Hiya.

Only two, really, for me. (1) pretty much anything dealing with "5' step" and (2) pretty much anything dealing with "AoO". And, seeing as those two are joined at the hip for pretty much *everything*, well, lets just say combat is painful to deal with. I suppose that's why we pretty much had to just outright ignore both of those when they refer to "absolutes" (re: "if X leaves 5' of Y, then AoO"). In our game, every situation is looked at as a unique one and the rules used as guidelines for the likely outcome.

^_^

Paul L. Ming

Liberty's Edge

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Pathfinder Maps Subscriber
Rite Publishing wrote:
Things with too many fiddly bits, 3.5 grapple (bad) vs. pathfinder grapple (good)

Funny, but I would actually have that the other way around - PF seems more fiddly to me what with having to keep track of who is the Grappler and Grapplee for example. The CMB / CMD idea is good in principal but flawed (IMHO) in practise. See the following example...

Adam is Medium sized, has BAB of +1, Dex of 16 (+3), Strength of 12 (+1) and is wearing Studded Leather armour (+3 AC).
Blaze is Medium sized, has a BAB of +1, Dex of 12 (+1), Strength of 14 (+2), 1 rank in Escape Artist and a feat that gives +2 to Escape Artist (Stealthy in PF, Agile in 3.5).

If Adam with an AC of 16 (+3 Dex, wearing Studded Leather +3 AC) has managed to Pin Blaze what is Adam's effective AC?

Spoiler:
AC would be 11; the grappled condition imposes a -2 to AC due to the -4 Dexterity penalty, and when pinning an opponent the pinner also loses his Dexterity bonus to AC, so a further effective -3 to AC. And yes these do stack due to the way that an ability penalty works in Pathfinder; it does not actually reduce your Ability score, but rather imposes a negative modifier to all related stats, e.g. AC. So you lose your Dex Bonus to Ac and take a -2 AC, the same penalties for being blinded!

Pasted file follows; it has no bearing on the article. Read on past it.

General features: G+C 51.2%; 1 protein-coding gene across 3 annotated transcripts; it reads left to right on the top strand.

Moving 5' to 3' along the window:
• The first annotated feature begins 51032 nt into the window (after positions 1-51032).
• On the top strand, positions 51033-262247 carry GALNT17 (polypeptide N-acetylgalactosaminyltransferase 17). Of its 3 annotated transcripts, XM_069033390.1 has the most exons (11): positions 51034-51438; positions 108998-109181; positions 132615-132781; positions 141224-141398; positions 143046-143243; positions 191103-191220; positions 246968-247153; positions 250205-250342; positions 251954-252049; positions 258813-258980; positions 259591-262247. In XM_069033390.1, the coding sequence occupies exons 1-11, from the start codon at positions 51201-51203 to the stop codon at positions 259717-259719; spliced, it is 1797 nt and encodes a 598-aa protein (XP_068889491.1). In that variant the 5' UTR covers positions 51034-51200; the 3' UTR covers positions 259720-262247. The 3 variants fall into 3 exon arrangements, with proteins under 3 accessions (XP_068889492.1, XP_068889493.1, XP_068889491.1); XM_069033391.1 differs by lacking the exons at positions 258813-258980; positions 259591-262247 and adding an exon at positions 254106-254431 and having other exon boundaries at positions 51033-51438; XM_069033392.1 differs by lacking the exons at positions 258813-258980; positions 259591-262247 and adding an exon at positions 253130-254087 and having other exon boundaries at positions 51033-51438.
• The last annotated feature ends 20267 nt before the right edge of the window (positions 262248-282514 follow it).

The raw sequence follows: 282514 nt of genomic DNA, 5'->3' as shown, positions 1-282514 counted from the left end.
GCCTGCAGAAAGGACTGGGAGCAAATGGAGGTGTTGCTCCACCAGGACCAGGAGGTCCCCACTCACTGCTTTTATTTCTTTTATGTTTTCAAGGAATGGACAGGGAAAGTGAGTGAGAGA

3.5 answer: AC would be 13 (i.e. loses dex bonus) against people other than the Blaze. Against Blaze AC remains at 16. This doesn't change from if Adam was just grappling with Blaze.

If Adam with a CMD of 15 (+1 BAB, +3 Dex, +1 Strength) is just grappling Blaze who has CMB of +3 (+1 BAB, +2 Str) and an Escape Artist modifier of +4 (1 rank +2 from Feat and +1 Dex) what would Blaze roll to escape being grappled by Adam and what would be the DC?

Spoiler:
Blaze would be best rolling +3 (her CMB) against a DC of 13 (Adam's CMD of 15 less 2 for the -4 Dexterity penalty due to grappling). Blaze could use Escape Artist but that would be at only +2 (+4 from skill rank, feat and Dex, less 2 for the -4 Dexterity penalty due to grappling).
3.5 answer: Blaze would be better off using Escape Artist of +4 (taking a Standard Action) versus Adam's Grapple check using a Grapple bonus of +2 (+1 BAB, +1 Str)

What would Blaze roll to escape if she was instead pinned?

Spoiler:
If pinned Blaze would be best rolling +4 (her Escape Artist modifier) against a DC of 10 (Adam's CMD of 15, less 2 for the -4 Dexterity penalty due to grappling, and also -3 due to losing dex bonus to AC, which in turn is applied to CMD). Blaze no longer has the Grappled condition (instead having the Pinned condition) and so does not suffer the -4 Dexterity penalty (I assume the errata text of the Pinned condition means Dex bonus is lost for AC purposes, not for everything like Skills, but again - vagueness!), and as such her Escape Artist skill check is unaffected.